Particular applications of the new method and the new device include the treatment of pruritus like for example associated with neurodermatitis and mosquito bites. After the plasma treatment such a pruritus is essentially reduced. Eliminating viruses by the skin treatment may for example be used to treat verrucae, zoster, or herpes. By dental treatment according to the new method and with the new apparatus a dent can also be prepared for caries prophylaxis in that it is cleaned from saliva remainders, in that bacteria and viruses are eliminated, and in that its dental surface is activated or in that the surface energy of the dent is enhanced. This pre-treatment has the effect that a successive coating of the dent with a fluor protector which seals fissures or the like is more effective and longer lasting. The coating of the dent may also be prepared directly using the plasma in that, for example, methane or silanes are added to the gas of which the plasma is generated. Fluorinated gases like tetrafluoromethane may also be added.

Other features and advantages of the present invention will become apparent to one with skill in the art upon examination of the following drawings and the detailed description. It is intended that all such additional features and advantages be included herein within the scope of the present invention, as defined by the claims.

BRIEF DESCRIPTION OF THE DRAWINGS

The invention can be better understood with reference to the following drawings. The components in the drawings are not necessarily to scale, emphasis instead being placed upon clearly illustrating the principles of the present invention. In the drawings, like reference numerals designate corresponding parts throughout the several views.

FIG. 1 schematically shows the construction of a first embodiment of the new apparatus during execution of the new method.

FIG. 2 schematically shows the construction of a second embodiment of the new apparatus during execution of a second embodiment of a new method.

FIG. 3 schematically shows the construction of a further embodiment of the new apparatus during execution of a further embodiment of the new method; and

FIG. 4 schematically shows the construction of an even further embodiment of the new apparatus during execution of an even further embodiment of the new method.

DETAILED DESCRIPTION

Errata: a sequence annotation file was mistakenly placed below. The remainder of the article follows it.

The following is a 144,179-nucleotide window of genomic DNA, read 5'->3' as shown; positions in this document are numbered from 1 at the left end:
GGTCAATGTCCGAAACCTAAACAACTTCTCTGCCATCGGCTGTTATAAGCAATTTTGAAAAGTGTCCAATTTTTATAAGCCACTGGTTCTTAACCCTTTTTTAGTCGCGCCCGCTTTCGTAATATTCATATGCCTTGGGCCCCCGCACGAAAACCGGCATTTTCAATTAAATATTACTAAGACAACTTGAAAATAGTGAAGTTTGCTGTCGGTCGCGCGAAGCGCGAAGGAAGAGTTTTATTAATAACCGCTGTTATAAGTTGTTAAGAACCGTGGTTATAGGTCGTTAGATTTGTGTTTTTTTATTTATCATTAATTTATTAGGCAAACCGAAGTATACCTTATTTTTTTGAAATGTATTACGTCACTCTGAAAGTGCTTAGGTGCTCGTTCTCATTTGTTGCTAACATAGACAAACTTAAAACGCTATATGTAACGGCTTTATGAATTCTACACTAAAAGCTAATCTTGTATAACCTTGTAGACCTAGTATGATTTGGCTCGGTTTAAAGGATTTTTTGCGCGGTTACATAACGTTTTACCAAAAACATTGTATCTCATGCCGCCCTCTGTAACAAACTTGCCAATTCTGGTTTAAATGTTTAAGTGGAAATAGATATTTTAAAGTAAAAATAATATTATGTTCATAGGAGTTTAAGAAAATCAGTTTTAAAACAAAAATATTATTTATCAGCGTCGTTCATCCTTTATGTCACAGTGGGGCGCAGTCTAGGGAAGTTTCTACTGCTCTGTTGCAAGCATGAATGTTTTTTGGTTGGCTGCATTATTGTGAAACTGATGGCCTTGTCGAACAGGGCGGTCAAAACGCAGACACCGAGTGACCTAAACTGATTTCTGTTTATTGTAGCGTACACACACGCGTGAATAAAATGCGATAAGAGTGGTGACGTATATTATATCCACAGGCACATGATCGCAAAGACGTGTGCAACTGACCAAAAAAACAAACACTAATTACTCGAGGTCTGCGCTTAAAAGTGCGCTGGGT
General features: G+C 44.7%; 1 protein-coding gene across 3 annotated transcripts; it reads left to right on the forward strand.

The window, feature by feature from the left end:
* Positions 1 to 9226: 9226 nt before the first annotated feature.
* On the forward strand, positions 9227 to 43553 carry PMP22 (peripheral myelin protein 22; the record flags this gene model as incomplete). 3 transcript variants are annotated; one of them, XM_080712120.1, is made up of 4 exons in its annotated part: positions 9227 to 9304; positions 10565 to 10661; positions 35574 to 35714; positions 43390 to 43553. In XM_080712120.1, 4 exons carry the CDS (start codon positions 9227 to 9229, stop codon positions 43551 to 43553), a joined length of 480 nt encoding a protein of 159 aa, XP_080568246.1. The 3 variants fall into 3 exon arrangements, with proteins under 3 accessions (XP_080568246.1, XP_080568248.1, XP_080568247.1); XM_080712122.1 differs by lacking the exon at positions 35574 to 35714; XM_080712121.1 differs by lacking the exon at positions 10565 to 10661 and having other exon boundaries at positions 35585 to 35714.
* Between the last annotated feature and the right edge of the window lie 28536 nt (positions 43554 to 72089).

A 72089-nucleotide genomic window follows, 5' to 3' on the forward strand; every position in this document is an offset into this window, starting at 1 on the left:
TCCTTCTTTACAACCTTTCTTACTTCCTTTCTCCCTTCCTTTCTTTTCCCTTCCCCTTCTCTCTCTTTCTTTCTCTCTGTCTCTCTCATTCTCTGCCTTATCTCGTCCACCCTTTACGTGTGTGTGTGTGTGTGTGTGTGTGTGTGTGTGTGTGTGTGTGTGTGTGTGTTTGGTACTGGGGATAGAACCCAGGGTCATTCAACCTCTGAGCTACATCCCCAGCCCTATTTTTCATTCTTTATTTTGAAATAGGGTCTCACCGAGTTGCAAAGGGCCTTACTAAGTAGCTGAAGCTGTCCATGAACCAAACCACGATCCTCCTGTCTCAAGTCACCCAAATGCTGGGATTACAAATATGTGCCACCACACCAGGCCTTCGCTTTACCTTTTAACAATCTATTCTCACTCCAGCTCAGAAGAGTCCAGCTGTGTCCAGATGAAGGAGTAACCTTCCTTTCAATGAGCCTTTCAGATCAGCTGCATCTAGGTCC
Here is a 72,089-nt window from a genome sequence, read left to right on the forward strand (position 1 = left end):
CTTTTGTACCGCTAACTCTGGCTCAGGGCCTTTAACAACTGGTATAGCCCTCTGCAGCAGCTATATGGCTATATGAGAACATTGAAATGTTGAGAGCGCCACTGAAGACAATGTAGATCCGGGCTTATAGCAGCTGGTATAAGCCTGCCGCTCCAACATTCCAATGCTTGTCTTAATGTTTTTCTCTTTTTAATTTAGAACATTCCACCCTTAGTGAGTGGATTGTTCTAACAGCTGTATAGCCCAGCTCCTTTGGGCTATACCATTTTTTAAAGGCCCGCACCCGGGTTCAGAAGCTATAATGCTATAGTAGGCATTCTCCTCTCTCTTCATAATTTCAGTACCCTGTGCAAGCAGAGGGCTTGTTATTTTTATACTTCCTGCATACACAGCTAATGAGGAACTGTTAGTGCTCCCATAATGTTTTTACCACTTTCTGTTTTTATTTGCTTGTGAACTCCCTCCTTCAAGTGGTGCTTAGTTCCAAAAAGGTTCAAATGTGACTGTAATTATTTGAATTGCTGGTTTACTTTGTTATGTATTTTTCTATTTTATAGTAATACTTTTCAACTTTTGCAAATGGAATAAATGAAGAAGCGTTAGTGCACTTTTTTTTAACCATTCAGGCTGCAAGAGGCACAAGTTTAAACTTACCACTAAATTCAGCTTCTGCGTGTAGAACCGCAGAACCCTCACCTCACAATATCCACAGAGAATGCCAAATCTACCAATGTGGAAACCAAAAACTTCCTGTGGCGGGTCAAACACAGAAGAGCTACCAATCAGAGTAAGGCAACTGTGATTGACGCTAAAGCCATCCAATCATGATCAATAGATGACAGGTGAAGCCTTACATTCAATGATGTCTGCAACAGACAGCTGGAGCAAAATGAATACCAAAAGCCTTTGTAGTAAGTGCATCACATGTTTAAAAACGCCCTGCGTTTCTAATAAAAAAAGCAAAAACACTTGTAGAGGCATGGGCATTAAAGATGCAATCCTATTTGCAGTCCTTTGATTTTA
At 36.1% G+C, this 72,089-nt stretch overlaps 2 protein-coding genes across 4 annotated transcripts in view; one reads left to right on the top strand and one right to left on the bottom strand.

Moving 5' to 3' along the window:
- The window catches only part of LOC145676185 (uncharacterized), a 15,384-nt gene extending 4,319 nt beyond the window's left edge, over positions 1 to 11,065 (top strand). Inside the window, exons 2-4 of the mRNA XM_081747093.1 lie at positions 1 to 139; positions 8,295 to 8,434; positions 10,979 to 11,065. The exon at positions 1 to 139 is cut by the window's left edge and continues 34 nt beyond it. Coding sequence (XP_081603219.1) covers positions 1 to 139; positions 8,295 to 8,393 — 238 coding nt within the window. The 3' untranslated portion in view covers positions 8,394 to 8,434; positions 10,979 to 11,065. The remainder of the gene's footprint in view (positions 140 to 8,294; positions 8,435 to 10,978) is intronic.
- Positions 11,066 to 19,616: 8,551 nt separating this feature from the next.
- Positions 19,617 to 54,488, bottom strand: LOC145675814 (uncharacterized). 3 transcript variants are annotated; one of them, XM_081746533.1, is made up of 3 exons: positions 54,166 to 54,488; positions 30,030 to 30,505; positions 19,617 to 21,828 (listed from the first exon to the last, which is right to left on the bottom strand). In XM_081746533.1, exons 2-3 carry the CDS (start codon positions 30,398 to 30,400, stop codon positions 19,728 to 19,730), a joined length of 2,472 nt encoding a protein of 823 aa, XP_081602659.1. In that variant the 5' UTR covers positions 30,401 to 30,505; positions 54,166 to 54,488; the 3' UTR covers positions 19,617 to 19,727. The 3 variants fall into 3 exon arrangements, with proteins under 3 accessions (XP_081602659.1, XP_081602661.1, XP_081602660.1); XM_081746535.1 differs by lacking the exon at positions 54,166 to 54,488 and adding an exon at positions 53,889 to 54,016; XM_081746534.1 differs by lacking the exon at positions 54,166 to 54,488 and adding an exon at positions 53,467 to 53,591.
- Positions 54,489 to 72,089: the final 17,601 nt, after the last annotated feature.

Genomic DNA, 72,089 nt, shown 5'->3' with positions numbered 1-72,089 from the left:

Referring now in greater detail to the drawings, FIG. 1 illustrates an apparatus according to the invention which comprises, as its main components, a pin-like electrode 3, a dielectric 2 covering the rounded tip 6 of the electrode 3 and a high alternating voltage generator 7 generating an alternating high voltage which is applied to the electrode 3 during operation of the apparatus. These components of the apparatus may be parts of a hand-held unit including one or a plurality of accumulators 8 for supplying electrical energy to the high alternating voltage generator 7. The high alternating voltage generator 7, however, can also be supplied with electric energy by a mains supply circuit. This mains supply circuit or a unit consisting of the mains supply circuit and the high alternating voltage generator may be designed as a stationary unit. On the one hand, the dielectric 2 serves for isolating the electrode 3. On the other hand it serves at a dielectric barrier for a gas discharge 9 which is ignited between the dielectric 2 and the surface of a biological material 1 upon applying the high alternating voltage to the electrode 3, and which creates a physical plasma 4 above the surface of the biological material 1. If the gas discharge takes place in the presence of oxygen, like for example ambient air oxygen, the plasma includes free oxygen, i.e. high reactive free oxygen atoms, which chemically influence the biological material 1 at its surface. The dielectric barrier for the gas discharge 9 formed by the dielectric 2 results into a cold plasma 4. I.e. the thermal effects of the plasma 4 may by neglected at least over shorter intervals of time within which the plasma acts upon the biological material 1 of some few seconds up to several seconds. The cross sectional area of the gas discharge 9 is defined by the area within which sufficient electric field strength for maintaining the gas discharge 9 is present between the dielectric 2 and the biological material 1. The corresponding surface of the dielectric 2 is also designated as the active surface of the dielectric 2 here. Outside this active surface the dielectric 2 mainly serves as an isolation of the electrode 3. To this end, the dielectric may also have a purposefully amended composition or a purposefully increased wall thickness outside its active area. Within the active area of the dielectric 2 its wall thickness is typically some few millimeters. The material of the dielectric 2 is preferably ceramic. However, it may also be glass or a plastic which is sufficiently resistant with regard to the plasma 4. The treatment of the biological material 1 by means of the plasma 4 essentially consists of killing cells, for example undesired microorganisms like bacteria or degenerated tissues, at the surface of the biological material 1. This can particularly be done to treat dental caries.